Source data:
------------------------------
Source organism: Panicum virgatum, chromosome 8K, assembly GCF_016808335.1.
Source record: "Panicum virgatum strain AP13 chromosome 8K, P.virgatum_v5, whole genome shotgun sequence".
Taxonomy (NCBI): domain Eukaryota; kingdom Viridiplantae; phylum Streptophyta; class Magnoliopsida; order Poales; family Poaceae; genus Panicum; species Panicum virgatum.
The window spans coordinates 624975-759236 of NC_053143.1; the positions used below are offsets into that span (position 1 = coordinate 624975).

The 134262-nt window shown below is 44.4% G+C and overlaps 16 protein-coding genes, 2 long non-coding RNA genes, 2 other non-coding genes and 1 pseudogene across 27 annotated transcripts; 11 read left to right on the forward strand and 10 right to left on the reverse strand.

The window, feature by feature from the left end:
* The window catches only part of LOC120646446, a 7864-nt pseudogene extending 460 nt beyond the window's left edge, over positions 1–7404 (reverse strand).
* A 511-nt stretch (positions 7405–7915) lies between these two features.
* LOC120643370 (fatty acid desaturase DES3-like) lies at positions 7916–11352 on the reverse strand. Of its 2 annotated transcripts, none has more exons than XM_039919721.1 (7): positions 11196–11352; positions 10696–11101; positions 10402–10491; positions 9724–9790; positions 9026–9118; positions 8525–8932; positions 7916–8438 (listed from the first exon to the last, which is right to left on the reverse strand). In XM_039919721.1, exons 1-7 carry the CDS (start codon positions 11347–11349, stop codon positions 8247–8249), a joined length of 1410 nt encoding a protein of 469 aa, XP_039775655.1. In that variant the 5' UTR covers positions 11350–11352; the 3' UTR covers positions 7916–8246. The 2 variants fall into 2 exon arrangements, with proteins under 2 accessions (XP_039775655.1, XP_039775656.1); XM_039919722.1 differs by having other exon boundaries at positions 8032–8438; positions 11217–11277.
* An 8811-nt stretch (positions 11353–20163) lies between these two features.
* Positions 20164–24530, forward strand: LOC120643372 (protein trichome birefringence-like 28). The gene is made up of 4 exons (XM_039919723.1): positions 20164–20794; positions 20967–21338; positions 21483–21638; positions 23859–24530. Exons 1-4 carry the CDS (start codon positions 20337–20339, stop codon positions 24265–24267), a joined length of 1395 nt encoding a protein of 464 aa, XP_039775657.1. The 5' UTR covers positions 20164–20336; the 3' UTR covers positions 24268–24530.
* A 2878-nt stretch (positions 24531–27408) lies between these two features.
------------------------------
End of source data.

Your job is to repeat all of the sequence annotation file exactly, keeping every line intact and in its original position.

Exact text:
Source organism: Panicum virgatum, chromosome 8K, assembly GCF_016808335.1.
Source record: "Panicum virgatum strain AP13 chromosome 8K, P.virgatum_v5, whole genome shotgun sequence".
Taxonomy (NCBI): domain Eukaryota; kingdom Viridiplantae; phylum Streptophyta; class Magnoliopsida; order Poales; family Poaceae; genus Panicum; species Panicum virgatum.
The window spans coordinates 624975-759236 of NC_053143.1; the positions used below are offsets into that span (position 1 = coordinate 624975).

The 134262-nt window shown below is 44.4% G+C and overlaps 16 protein-coding genes, 2 long non-coding RNA genes, 2 other non-coding genes and 1 pseudogene across 27 annotated transcripts; 11 read left to right on the forward strand and 10 right to left on the reverse strand.

The window, feature by feature from the left end:
* The window catches only part of LOC120646446, a 7864-nt pseudogene extending 460 nt beyond the window's left edge, over positions 1–7404 (reverse strand).
* A 511-nt stretch (positions 7405–7915) lies between these two features.
* LOC120643370 (fatty acid desaturase DES3-like) lies at positions 7916–11352 on the reverse strand. Of its 2 annotated transcripts, none has more exons than XM_039919721.1 (7): positions 11196–11352; positions 10696–11101; positions 10402–10491; positions 9724–9790; positions 9026–9118; positions 8525–8932; positions 7916–8438 (listed from the first exon to the last, which is right to left on the reverse strand). In XM_039919721.1, exons 1-7 carry the CDS (start codon positions 11347–11349, stop codon positions 8247–8249), a joined length of 1410 nt encoding a protein of 469 aa, XP_039775655.1. In that variant the 5' UTR covers positions 11350–11352; the 3' UTR covers positions 7916–8246. The 2 variants fall into 2 exon arrangements, with proteins under 2 accessions (XP_039775655.1, XP_039775656.1); XM_039919722.1 differs by having other exon boundaries at positions 8032–8438; positions 11217–11277.
* An 8811-nt stretch (positions 11353–20163) lies between these two features.
* Positions 20164–24530, forward strand: LOC120643372 (protein trichome birefringence-like 28). The gene is made up of 4 exons (XM_039919723.1): positions 20164–20794; positions 20967–21338; positions 21483–21638; positions 23859–24530. Exons 1-4 carry the CDS (start codon positions 20337–20339, stop codon positions 24265–24267), a joined length of 1395 nt encoding a protein of 464 aa, XP_039775657.1. The 5' UTR covers positions 20164–20336; the 3' UTR covers positions 24268–24530.
* A 2878-nt stretch (positions 24531–27408) lies between these two features.